Your breasts go through changes when you have your period, when you’re pregnant or breastfeeding, and when you go through puberty and its flip side, menopause. But outside of these times, what’s normal and when should you check in with your doctor?

Nipple Discharge

This includes any fluid that comes out of your nipple. It can happen during pregnancy and breastfeeding. It can even continue up to 2 years past the time you stop nursing. This is all normal.

A milky-white leakage from both breasts can also happen before menopause. This is due to hormones. It’s not uncommon.

But if the discharge is bloody, greenish, or clear, or if it affects only one breast, if there’s a lump, or if it happens without prodding, see your doctor, whether you’re in menopause or not. The cause could be an infection, a sac filled with fluid called a cyst, other lumps that aren’t cancer (such as fibroadenomas), or cancer.

Your doctor will give you a checkup, including a physical exam of both breasts. She'll ask you about your symptoms and family’s medical history, too. You may also get a mammogram or sonogram to check inside the breast.

Lumps

Try not to worry. But do see your doctor to find out what it is. This is especially important if you notice large lumps in your armpit or if the bumpy area doesn’t go away after 6 weeks. 

Most breast lumps -- more than 80% -- aren’t cancer. Most of the time, they show up when you have your period or are nearing menopause. They can be small or large in size and feel hard or squishy. Many are harmless cysts filled with fluid. 

Your doctor will check your breasts and will probably recommend a mammogram and possibly other tests. She may use a needle to remove a little bit of the fluid from the area or take a small sample of the lump for more testing.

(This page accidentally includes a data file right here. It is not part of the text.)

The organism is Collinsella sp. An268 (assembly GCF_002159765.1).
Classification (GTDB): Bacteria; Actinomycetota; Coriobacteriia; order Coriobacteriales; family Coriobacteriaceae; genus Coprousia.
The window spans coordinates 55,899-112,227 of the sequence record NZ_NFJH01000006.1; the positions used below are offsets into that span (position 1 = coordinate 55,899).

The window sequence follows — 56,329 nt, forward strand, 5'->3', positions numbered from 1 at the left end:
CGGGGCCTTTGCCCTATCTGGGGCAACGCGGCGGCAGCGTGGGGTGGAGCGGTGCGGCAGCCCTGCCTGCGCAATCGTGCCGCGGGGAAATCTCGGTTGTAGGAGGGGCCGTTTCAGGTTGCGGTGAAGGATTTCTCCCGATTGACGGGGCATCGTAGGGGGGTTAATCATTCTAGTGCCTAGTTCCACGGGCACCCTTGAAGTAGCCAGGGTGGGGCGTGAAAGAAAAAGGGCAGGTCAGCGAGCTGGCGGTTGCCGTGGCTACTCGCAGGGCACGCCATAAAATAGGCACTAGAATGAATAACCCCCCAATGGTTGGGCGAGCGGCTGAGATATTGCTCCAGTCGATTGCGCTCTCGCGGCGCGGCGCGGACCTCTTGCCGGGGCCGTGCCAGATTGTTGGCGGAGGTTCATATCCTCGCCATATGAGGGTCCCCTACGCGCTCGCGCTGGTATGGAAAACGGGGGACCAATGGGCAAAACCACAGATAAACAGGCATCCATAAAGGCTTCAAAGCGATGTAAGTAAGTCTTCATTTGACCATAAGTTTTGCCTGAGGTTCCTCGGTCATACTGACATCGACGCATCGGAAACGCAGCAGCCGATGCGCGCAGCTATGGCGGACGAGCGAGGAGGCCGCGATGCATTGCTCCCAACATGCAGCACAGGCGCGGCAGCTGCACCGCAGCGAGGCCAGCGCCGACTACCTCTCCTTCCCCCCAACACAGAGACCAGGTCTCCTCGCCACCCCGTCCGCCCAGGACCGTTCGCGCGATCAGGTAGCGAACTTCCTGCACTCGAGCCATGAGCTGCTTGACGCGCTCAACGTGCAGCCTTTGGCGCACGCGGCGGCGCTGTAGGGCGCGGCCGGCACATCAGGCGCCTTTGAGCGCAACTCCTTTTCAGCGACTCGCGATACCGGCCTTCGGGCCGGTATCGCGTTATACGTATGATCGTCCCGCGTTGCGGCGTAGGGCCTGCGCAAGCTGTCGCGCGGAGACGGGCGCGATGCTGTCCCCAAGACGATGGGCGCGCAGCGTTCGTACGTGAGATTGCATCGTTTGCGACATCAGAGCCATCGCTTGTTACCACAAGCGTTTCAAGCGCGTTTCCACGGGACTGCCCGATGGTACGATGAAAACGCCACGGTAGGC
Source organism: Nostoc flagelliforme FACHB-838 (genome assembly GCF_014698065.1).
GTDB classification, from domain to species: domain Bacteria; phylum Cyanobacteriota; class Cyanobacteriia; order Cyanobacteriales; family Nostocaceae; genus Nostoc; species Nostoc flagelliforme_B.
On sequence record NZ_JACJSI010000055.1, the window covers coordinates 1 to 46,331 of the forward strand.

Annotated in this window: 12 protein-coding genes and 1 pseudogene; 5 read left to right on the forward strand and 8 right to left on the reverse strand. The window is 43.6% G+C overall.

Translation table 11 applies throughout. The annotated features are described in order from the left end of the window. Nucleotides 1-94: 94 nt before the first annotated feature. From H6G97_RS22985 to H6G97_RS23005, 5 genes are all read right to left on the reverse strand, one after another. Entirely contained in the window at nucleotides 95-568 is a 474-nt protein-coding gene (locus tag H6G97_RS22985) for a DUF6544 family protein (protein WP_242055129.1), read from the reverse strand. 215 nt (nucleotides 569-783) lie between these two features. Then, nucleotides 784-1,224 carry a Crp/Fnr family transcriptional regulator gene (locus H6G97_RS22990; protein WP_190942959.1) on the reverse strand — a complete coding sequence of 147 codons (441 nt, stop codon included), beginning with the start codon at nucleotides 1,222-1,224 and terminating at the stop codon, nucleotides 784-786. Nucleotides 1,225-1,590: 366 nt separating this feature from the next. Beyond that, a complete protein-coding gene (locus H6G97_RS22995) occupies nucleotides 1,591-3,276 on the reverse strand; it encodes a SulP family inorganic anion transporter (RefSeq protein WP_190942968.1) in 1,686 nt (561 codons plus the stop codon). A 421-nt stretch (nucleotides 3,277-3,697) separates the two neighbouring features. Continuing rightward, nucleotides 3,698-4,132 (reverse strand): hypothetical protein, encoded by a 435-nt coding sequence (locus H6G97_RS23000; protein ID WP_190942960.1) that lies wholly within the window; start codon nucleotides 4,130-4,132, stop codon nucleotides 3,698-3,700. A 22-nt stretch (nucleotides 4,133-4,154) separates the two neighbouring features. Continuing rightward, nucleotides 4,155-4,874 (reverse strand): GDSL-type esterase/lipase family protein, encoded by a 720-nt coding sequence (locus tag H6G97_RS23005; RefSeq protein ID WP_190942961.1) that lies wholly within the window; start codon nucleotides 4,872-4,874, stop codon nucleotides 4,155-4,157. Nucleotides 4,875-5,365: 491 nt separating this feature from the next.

It’s a good idea to get to know what’s normal for your breasts. That way, if you notice something different, you can work with your doctor to find out what it is.

Color and Texture Changes

If the skin around your breasts becomes dimpled, itchy, scaly, or red, you should check in with your doctor. She may just keep on eye on this or order a biopsy -- removing a small piece of tissue -- to make sure everything is OK.

Soreness and Tenderness

It could just be “that” time of the month. A lot of women feel this way before or during their periods. This is normal and usually the pain goes away on its own. You should get it checked out if the pain gets worse, or if it’s in one specific area of your chest, or if it affects your daily routine (like working out or picking up your kids).

Things that can cause breast pain include birth control pills, large cup size, and hormones. During your exam, your doctor may consider whether it might help to change the type of birth control pills (if you’re on them), or adjust your hormone therapy (if you take it for menopause symptoms). For some types of breast pain, it may help to cut down on caffeine.

Changes in Size or Shape

Your breasts may change during different points in your life. For instance, this can happen when you have your period and when you’re pregnant -- often enlarging due to hormones.

Once you reach menopause, you may feel like your chest sags, becoming smaller and losing its shape. This all all normal.  

But if you notice changes outside of this time -- if your breasts look or feel different -- then you should check with your doctor to make sure everything is OK.

WebMD Medical Reference

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